By Cindy Atoji Keene
Jokes abound about hospital food, which ranks as low as airline fare in culinary appeal: overcooked, bland, and processed. It’s ironic that the average American hospital has traditionally served up high-fat, low-nutrient institutional menus that make “healthy hospital food” an oxymoron. But although Jello, fruit cups, toast, and chicken bouillon are still perennial offerings, chefs such as James Boyd at Children’s Hospital Boston are delivering just what the doctor ordered: nutritious, locally-sourced gourmet dishes infused with spices and flavor. “I believe that quality, healthful entrees can play an important role in providing patients with life-sustaining nutrients that get them healthy and out the door,” said Boyd, the hospital’s executive chef. “They don’t want to be in a hospital any longer than they have to be.
Agave glazed pork tenderloin with warm roasted beet and autumn lentil salad, served on top of a fresh local butternut squash coulis, hardly sounds like a typical hospital dish. But this gluten-free dish was prepared by Boyd for a “Hospital Chef Challenge” aimed at to transforming the negative perception of hospital food. Boyd is in the midst of prepping for the next hospital chef cook-off, to be held Oct. 27 at the Seaport Hotel, sponsored by the Massachusetts Health Council. “It surprises many people to learn that hospital chefs are trained at some of the legendary cooking schools around the world,” said Boyd, who was trained at the Culinary Institute of America.
Boyd oversees the dining operation at the 375-bed hospital that provides not just patient dining, but also onsite cafeteria service and catering. Patients can call down their requests, which are all prepared to order, room-serve style, while 2,000-3,000 visitors and employees flow through the grilled and grab-and-go selection that includes a salad bar, deli, and pizza station. Despite trendy menu options such as creamy smoked pepper soup or chicken tandoori on flatbread served with tangy jack cheese and sweet mangoes, an overwhelming favorite with the kids is still mac and cheese. “I try to cook healthy, but I understand if children are sick, they want comfort food that they’re accustomed to eating,” said Boyd.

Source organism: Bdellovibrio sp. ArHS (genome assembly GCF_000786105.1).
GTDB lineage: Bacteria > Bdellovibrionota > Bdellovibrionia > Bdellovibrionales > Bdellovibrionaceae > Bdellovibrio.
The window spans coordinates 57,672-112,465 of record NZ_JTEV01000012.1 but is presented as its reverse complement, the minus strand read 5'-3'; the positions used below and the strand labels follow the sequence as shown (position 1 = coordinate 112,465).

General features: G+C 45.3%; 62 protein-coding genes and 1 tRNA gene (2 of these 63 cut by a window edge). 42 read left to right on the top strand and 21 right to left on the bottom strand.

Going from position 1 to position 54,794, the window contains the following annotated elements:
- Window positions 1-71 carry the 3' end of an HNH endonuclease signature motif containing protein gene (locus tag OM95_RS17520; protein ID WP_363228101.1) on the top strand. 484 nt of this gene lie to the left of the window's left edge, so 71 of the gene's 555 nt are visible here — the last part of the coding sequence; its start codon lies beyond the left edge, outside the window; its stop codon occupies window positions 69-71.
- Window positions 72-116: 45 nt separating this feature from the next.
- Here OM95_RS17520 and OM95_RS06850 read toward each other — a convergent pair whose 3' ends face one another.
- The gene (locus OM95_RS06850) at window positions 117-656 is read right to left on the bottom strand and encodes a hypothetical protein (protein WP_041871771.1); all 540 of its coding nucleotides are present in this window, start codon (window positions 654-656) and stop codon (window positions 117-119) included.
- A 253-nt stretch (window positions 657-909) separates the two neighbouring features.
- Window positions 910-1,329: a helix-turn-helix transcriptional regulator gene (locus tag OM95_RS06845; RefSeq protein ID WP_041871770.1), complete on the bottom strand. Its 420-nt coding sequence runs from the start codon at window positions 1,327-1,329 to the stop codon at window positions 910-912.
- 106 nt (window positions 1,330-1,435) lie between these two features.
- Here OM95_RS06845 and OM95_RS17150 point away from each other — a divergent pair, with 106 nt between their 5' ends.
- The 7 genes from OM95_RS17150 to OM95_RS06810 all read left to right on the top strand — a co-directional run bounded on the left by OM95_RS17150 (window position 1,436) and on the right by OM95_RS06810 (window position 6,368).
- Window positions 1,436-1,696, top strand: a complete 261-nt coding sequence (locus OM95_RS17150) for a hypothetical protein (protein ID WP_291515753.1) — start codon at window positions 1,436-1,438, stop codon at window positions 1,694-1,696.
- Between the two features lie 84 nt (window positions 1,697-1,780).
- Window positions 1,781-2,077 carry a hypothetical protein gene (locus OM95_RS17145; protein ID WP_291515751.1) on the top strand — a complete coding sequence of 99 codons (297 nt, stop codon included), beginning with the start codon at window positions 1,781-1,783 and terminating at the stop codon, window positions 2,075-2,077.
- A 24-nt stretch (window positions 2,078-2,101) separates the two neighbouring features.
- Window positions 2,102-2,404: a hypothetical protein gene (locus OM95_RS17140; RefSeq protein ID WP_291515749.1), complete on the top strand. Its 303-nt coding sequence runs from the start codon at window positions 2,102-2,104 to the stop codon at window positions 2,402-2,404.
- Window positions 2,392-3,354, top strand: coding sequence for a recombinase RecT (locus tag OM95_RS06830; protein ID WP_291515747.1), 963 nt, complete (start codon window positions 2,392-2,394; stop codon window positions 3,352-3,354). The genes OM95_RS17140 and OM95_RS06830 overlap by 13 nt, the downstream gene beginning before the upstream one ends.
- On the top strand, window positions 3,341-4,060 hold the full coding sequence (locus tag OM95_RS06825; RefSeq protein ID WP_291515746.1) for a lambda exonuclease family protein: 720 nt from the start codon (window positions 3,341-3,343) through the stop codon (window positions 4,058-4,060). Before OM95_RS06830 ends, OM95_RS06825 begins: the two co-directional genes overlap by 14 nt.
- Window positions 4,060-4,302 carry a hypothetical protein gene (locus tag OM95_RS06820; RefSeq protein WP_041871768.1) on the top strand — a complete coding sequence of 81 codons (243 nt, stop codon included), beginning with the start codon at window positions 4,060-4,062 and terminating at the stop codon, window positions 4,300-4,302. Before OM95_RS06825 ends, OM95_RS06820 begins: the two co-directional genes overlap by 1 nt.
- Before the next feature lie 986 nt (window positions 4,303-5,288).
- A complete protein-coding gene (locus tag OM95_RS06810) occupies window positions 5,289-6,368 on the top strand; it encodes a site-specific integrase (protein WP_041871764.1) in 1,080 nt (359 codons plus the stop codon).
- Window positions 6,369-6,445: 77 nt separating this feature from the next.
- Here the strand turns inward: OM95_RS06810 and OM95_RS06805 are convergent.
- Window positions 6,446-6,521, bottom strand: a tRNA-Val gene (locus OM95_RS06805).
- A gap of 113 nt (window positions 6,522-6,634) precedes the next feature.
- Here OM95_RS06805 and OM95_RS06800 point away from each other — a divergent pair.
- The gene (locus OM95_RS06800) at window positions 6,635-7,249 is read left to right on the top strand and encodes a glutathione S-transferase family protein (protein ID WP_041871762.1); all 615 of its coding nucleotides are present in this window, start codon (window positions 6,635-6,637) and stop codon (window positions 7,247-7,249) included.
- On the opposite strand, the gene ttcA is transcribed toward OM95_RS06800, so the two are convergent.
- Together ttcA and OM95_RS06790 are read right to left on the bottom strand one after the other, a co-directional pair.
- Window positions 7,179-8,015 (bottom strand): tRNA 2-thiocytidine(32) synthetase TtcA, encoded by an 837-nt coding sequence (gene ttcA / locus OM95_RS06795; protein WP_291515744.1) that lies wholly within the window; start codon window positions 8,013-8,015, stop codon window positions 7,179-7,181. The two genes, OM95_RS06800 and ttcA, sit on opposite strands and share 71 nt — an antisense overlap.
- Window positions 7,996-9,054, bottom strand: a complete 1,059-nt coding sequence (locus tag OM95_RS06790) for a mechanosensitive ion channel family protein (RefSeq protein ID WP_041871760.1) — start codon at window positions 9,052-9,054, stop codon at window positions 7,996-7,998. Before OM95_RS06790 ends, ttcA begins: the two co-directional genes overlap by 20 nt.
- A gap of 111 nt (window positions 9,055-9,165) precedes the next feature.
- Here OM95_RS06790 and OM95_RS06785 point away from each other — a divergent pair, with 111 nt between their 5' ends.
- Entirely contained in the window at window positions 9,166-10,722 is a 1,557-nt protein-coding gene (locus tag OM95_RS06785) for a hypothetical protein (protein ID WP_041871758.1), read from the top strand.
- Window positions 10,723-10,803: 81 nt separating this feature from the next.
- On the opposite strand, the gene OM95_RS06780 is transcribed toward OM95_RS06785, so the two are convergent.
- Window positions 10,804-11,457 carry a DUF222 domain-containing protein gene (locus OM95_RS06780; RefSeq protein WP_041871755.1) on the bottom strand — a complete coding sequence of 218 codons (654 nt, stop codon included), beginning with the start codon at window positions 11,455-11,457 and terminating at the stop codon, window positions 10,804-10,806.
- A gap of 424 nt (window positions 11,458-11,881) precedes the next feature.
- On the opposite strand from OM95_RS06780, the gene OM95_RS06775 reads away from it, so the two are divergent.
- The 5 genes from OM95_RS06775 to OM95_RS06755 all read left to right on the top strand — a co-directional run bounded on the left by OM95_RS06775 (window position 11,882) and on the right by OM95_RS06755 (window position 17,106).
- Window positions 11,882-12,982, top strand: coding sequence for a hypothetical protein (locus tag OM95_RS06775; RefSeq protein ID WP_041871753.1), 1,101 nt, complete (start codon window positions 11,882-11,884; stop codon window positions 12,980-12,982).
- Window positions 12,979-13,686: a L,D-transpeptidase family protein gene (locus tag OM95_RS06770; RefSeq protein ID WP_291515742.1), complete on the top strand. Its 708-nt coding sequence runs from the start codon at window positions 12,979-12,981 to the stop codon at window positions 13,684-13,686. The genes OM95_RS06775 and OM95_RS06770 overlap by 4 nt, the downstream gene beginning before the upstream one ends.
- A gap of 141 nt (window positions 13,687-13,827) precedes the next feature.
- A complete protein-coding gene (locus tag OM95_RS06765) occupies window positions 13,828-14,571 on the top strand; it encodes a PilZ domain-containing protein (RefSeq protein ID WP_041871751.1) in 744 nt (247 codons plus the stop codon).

Q: You’re in the process of revamping the menu. What new direction will it take?
A: I’m trying to make it more kid-friendly. We already have all-time favorites like chicken fingers and pizza, but we want more sophisticated offerings for teens and young adults, like meatball subs, steak tips, or baked cod with topping.
Q: How did you get started as a hospital chef?
A: I started as a dishwasher, scrubbing pots part-time in high school. One night the kitchen was short-staffed and I was asked me to help out on the grill. I got bit by the food bug and kept working my way up the ladder. I’m 45 now, and have a lot of respect for even the dishwashers, who are the backbone of the industry. I’ve been there and I know what the job entails. It’s not fun when you walk in the door after a function of 150 people just wrapped up the night before.
Q: Is it necessary to have a culinary education, or can today’s chef learn on the job?
A: Education is key and gives you a great foundation, but you can’t learn how to sauté from just a book. You can learn something over and over in school but only someone who really knows the tricks can teach you, for example, what a reduction is or the right thickness of cream soup.
Q: You’ll cook at the bedside if a patient requests it. What have you made for kids?
A: Fresh pasta, cupcake decorating, individual pizza pies, the list goes on and on. Sick kids can’t forget they’re in the hospital but I can put a smile on their face for an hour. I made fresh ravioli for one little girl, and shrimp scampi for another. I’ll bring up my cart and a little Bunsen burner and make sure I don’t set off the fire alarms.
Q: In your experience, what is the most common mistake that new chefs are prone to make?
A: It’s really simple, but it seems when a novice chef gets into the rush of things and nerves take over, something always gets burnt.
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Patricia Hunt Sinacole is president of First Beacon Group LLC, a human resources consulting firm in Hopkinton. She works with clients across many industries including technology, biotech and medical devices, financial services, and healthcare, and has over 20 years of human resources experience.
Elaine Varelas is managing partner at Keystone Partners, a career management firm in Boston and serves on the board of Career Partners International.
Cindy Atoji Keene is a freelance journalist with more than 25 years experience. E-mail her directly here.
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